“A church is only a building, a location where we worship, even though we have great sentimental attachments to many of these buildings,” Cleary added. “We, the people, are the Church no matter where we worship and we must never lose sight of that fact.”
Paul Bourget, another member of the task force, knows all too well what it feels like to have one’s beloved church close.
An active parishioner at the former St. Ann Parish, in Woonsocket, Bourget was saddened when the finance council that he led at his parish decided more than 20 years ago to recommend closing their beautiful, but declining church and merging with St. Louis and Our Lady of Victories parishes.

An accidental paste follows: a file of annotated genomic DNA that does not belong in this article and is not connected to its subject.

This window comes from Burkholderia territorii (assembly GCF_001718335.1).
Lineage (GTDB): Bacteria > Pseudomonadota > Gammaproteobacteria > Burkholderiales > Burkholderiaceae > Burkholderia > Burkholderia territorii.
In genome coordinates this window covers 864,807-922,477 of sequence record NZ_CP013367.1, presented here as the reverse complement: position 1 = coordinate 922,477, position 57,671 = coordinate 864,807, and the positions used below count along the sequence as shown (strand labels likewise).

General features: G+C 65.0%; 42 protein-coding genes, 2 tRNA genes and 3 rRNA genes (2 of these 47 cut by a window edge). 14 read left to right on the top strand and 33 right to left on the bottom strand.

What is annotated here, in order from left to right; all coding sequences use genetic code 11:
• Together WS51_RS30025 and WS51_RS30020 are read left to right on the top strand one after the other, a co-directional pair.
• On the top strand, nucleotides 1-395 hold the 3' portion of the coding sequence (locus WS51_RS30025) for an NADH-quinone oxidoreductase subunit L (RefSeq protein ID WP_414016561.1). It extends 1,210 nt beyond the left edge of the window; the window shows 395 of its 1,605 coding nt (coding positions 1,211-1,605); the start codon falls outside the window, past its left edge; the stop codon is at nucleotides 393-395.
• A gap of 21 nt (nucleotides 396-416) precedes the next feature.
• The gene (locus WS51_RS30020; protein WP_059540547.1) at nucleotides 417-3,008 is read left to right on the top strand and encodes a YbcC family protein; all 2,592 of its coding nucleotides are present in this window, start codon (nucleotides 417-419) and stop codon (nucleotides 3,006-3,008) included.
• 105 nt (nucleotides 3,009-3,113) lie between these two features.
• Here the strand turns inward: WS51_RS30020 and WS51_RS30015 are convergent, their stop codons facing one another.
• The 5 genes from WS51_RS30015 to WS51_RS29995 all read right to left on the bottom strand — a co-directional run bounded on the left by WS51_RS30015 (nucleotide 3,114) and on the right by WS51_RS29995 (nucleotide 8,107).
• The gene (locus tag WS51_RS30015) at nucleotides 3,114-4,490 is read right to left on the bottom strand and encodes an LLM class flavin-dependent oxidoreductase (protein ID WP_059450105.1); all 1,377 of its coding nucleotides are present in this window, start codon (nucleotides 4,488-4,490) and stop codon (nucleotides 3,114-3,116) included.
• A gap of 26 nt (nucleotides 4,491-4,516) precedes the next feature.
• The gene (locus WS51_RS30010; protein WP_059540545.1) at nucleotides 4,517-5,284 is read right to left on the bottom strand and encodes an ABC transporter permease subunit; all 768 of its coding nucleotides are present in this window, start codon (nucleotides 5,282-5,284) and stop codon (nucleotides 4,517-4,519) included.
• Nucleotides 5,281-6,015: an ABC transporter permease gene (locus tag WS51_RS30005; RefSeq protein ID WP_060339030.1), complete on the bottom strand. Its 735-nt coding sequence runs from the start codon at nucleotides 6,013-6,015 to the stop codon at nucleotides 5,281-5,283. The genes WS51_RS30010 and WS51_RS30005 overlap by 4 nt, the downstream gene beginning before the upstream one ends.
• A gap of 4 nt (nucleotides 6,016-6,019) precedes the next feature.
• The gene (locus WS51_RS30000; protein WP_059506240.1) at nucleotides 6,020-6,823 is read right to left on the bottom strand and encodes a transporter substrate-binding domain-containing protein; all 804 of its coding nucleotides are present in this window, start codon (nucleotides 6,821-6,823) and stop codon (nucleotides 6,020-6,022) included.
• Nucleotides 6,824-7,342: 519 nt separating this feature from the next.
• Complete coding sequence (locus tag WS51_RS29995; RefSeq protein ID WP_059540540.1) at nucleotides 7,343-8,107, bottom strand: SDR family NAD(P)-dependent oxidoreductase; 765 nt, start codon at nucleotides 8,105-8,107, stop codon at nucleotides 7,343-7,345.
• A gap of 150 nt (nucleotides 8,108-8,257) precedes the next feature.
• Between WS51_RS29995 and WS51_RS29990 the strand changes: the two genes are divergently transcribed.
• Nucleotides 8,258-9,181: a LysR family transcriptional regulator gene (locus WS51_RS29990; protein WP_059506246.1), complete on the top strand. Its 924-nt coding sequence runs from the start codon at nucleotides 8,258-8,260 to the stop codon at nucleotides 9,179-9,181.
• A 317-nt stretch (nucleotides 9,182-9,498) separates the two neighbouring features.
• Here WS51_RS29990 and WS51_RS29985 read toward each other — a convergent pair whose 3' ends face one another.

“It was a beautiful building, but I would never sacrifice the people of a parish or our priests for a building,” said Bourget, who now serves on the finance council of All Saints Parish and is the Grand Knight of Columbus for Council 113 in Woonsocket.
In 2000, when working with a committee to recommend the best use of St. Ann Church after its closing, Bourget and a small group from their committee traveled to New Orleans to learn how former parishioners turned their closed church into an arts and cultural center, an idea they brought back and eventually — with some hard work and dedication — turned into a reality at St. Ann.
“St. Ann’s Arts and Cultural Center is a good example of an alternative use for a church building,” Bourget said.